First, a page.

There are nice tools for making plots of 1d and 2d data (curves, contour plots, etc.) in the module matplotlib. Many of these plot commands are very similar to those in Matlab.

To see some of what’s possible (and learn how to do it), visit the matplotlib gallery. Clicking on a figure displays the Python commands needed to create it.

The best way to get matplotlib working interactively in a standard Python shell is to do:

```
$ python
>>> import pylab
>>> pylab.interactive(True)
```

*pylab* includes not only *matplotlib* but also *numpy*.
Then you should be able to do:

```
>>> x = pylab.linspace(-1, 1, 20)
>>> pylab.plot(x, x**2, 'o-')
```

and see a plot of a parabola appear. You should also be able to use the buttons at the bottom of the window, e.g click the magnifying glass and then use the mouse to select a rectangle in the plot to zoom in.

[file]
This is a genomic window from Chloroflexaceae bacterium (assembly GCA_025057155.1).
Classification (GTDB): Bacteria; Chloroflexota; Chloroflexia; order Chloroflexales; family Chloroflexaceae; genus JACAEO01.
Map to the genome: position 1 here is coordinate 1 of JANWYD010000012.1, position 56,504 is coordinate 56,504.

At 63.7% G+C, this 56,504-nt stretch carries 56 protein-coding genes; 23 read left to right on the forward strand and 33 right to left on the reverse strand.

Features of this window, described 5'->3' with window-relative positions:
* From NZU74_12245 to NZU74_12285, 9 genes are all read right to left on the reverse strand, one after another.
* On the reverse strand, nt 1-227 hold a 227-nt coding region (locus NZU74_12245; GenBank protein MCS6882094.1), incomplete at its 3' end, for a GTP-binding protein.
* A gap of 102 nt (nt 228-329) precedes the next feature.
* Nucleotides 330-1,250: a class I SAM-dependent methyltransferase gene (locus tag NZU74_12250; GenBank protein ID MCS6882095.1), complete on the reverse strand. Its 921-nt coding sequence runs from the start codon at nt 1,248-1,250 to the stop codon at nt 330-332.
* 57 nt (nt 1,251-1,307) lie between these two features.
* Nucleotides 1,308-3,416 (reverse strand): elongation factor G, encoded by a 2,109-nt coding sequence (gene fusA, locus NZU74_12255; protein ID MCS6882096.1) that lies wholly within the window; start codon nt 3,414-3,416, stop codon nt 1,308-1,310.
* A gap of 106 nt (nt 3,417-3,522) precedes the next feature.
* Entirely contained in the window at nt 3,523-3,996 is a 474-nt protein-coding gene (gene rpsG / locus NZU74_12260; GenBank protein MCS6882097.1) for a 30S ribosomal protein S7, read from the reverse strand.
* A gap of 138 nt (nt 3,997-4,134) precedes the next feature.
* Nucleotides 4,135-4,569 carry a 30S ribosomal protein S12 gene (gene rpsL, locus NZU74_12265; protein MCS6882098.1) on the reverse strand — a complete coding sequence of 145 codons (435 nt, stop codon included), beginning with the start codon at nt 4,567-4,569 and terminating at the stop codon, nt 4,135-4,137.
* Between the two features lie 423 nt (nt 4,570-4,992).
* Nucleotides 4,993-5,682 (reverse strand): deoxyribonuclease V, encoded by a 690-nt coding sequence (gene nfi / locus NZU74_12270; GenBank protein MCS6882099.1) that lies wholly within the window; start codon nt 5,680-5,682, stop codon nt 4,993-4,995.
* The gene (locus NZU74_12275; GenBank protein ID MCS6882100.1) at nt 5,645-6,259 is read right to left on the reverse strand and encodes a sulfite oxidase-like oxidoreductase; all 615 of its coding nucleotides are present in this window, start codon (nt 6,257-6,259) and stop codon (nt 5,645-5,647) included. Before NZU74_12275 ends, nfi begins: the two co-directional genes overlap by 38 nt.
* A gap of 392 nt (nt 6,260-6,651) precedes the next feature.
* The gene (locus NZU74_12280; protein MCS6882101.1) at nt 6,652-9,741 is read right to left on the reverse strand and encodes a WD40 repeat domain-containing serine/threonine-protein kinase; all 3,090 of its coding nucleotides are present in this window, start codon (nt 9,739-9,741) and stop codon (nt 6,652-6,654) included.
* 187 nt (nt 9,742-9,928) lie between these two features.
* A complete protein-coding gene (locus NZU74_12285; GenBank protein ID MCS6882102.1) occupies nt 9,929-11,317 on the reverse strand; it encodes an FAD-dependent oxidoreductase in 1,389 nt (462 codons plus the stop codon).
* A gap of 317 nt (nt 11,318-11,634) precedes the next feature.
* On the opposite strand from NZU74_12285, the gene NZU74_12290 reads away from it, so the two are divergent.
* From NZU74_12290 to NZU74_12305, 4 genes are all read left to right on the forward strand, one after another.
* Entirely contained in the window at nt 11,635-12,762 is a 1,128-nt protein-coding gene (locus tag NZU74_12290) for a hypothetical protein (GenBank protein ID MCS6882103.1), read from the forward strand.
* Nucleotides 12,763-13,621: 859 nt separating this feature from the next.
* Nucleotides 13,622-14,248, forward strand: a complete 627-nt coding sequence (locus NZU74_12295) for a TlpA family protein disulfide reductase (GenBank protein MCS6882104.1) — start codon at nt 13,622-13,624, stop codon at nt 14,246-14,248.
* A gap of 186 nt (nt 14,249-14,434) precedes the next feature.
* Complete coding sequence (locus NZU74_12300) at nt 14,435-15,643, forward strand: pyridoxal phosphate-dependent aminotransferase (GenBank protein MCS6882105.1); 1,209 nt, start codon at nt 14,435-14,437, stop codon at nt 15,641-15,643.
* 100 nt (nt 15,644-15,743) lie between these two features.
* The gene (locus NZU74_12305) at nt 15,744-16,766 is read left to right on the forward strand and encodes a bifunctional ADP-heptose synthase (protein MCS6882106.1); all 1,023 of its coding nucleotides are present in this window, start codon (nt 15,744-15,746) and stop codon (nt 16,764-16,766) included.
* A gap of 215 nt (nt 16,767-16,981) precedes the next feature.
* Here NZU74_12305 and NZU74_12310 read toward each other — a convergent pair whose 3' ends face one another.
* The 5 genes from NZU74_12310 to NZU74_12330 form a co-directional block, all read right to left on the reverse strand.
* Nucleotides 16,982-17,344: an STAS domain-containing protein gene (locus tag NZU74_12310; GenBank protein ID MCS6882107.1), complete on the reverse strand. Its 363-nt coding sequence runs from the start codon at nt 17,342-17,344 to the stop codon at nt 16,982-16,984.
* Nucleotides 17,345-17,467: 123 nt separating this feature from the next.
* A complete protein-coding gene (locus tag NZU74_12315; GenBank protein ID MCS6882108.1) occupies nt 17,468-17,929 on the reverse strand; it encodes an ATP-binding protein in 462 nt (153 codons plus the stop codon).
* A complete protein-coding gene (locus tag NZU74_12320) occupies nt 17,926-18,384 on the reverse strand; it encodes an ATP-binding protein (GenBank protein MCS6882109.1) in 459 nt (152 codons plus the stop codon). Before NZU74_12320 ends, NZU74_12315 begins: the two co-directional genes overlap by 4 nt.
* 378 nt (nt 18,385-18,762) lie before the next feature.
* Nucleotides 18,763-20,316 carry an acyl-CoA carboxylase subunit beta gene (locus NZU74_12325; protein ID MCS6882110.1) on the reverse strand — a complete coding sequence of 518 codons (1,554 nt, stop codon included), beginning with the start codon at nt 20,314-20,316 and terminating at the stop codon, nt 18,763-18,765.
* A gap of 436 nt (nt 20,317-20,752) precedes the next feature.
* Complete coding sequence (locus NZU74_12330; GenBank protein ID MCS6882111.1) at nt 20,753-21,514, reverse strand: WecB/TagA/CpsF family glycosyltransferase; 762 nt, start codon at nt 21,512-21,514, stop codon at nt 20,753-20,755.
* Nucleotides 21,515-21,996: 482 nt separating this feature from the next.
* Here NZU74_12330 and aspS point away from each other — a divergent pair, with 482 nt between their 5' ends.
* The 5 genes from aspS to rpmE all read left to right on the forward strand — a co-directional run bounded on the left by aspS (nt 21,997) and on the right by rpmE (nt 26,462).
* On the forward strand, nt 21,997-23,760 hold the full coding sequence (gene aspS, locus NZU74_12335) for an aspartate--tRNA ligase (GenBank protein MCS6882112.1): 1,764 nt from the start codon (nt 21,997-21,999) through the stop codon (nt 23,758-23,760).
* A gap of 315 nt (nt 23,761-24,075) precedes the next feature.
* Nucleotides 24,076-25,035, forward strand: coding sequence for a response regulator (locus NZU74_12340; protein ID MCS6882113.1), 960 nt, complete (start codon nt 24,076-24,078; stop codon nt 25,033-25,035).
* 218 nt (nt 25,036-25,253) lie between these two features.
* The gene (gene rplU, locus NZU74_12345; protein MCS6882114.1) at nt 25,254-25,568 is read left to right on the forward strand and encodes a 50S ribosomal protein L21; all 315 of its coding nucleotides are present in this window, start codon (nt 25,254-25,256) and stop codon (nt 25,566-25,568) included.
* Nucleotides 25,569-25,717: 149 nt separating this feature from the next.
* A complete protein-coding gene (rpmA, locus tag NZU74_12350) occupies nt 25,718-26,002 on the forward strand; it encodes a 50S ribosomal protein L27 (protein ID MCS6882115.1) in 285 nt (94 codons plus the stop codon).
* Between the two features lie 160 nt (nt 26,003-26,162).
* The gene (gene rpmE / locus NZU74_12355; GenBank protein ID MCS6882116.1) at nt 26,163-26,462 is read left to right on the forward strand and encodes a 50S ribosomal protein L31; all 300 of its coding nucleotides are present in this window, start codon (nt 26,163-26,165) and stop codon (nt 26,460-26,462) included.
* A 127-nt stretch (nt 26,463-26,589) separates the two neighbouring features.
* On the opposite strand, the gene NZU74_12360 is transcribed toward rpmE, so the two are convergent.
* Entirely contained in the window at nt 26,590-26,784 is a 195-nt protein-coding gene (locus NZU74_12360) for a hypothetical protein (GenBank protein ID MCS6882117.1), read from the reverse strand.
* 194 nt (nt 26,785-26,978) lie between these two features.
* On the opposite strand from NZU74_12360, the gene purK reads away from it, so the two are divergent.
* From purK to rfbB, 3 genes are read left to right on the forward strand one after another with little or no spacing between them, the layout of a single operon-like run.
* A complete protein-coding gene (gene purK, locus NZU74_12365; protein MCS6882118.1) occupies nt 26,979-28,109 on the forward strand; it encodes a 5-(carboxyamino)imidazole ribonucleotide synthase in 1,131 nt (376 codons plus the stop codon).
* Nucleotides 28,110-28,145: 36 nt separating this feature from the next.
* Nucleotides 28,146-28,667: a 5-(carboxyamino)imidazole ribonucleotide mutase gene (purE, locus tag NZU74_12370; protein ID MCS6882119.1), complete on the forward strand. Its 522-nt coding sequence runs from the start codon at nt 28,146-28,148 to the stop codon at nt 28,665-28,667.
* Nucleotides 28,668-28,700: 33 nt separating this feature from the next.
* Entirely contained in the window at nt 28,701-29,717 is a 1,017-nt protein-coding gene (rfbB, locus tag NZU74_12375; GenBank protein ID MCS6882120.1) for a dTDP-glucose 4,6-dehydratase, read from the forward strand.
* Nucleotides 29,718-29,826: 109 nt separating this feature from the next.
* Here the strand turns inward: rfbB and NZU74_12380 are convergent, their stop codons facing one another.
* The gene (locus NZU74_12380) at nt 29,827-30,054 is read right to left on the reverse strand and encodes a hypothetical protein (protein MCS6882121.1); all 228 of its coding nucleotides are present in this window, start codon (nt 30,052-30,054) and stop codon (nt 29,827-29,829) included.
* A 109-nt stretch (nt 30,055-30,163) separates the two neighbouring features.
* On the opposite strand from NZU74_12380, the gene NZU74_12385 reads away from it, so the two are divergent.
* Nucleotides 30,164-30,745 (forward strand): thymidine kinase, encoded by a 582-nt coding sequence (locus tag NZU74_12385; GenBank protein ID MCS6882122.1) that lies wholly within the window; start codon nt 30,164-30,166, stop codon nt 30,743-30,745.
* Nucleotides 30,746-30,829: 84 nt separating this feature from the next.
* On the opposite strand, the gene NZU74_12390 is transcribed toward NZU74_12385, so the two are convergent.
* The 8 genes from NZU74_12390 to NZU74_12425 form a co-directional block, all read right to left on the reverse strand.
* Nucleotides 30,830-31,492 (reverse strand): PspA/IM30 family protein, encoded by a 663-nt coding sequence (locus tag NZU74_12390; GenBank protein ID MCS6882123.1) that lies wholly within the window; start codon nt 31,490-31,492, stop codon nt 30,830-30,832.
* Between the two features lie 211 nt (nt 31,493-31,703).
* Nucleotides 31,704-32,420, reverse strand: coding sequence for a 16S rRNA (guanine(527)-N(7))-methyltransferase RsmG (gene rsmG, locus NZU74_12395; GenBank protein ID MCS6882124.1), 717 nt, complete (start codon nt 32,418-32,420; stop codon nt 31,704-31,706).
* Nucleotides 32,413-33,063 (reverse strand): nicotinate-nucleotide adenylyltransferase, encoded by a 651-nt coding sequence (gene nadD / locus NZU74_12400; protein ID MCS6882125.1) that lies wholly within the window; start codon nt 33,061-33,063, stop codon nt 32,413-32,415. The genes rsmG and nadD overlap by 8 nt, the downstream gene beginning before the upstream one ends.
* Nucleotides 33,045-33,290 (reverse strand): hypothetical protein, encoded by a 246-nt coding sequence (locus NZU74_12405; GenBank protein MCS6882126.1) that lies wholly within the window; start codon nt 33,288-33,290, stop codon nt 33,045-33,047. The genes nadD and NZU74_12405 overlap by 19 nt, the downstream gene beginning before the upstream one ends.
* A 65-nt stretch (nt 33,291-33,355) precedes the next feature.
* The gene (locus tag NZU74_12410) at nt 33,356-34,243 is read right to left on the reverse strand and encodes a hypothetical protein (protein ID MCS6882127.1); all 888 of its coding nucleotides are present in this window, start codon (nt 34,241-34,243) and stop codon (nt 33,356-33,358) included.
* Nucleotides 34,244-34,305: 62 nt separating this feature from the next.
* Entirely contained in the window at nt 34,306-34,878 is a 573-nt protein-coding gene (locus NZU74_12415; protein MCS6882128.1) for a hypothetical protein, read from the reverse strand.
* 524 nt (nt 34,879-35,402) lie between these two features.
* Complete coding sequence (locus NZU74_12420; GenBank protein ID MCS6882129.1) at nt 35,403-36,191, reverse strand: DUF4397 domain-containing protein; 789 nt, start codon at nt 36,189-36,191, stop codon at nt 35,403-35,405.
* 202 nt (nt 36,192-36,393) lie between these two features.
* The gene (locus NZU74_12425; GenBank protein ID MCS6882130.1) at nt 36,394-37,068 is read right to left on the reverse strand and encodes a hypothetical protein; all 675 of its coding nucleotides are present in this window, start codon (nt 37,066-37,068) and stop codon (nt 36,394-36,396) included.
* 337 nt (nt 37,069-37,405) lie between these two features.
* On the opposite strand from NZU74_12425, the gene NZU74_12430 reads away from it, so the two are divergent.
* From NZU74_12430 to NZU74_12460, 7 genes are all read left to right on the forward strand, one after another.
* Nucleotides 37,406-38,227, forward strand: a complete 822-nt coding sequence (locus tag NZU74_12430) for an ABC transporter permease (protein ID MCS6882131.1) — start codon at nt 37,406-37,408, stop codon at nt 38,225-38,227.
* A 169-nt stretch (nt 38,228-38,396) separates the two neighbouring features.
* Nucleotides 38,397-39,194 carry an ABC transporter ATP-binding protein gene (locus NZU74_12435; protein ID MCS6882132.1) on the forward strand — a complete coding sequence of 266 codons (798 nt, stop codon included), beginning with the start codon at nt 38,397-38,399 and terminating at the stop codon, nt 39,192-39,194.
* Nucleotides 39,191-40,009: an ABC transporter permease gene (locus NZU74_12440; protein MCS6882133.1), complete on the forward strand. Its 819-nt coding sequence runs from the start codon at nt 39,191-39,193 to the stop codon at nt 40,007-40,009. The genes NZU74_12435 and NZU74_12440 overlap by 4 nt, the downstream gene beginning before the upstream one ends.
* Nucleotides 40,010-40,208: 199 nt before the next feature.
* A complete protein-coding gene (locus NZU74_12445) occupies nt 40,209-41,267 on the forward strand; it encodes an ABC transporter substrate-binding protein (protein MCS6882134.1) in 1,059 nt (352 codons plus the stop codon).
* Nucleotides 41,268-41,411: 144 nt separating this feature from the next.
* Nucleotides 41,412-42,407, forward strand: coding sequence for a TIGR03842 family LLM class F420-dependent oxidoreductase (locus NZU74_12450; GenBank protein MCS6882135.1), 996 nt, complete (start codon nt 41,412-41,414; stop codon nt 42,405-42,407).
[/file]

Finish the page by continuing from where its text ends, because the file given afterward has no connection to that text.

Alternatively, you could do:

```
>>> from pylab import *
>>> interactive(True)
```

With this approach you don’t need to start every pylab function name with pylab, e.g.:

```
>>> x = linspace(-1, 1, 20)
>>> plot(x, x**2, 'o-')
```

In these notes we’ll generally use module names just so it’s clear where things come from.

If you use the IPython shell, you can do:

```
$ ipython --pylab
In [1]: x = linspace(-1, 1, 20)
In [2]: plot(x, x**2, 'o-')
```

The –pylab flag causes everything to be imported from pylab and set up for interactive plotting.

Mayavi is a Python plotting package designed primarily for 3d plots. See:

See *Downloading and installing software for this class* for some ways to install Mayavi.

VisIt is an open source visualization package being developed at Lawrence Livermore National Laboratory. It is designed for industrial-strength visualization problems and can deal with very large distributed data sets using MPI.

There is a GUI interface and also a Python interface for scripting.

See:

ParaView is another open source package developed originally for work at the National Labs.

There is a GUI interface and also a Python interface for scripting.

See: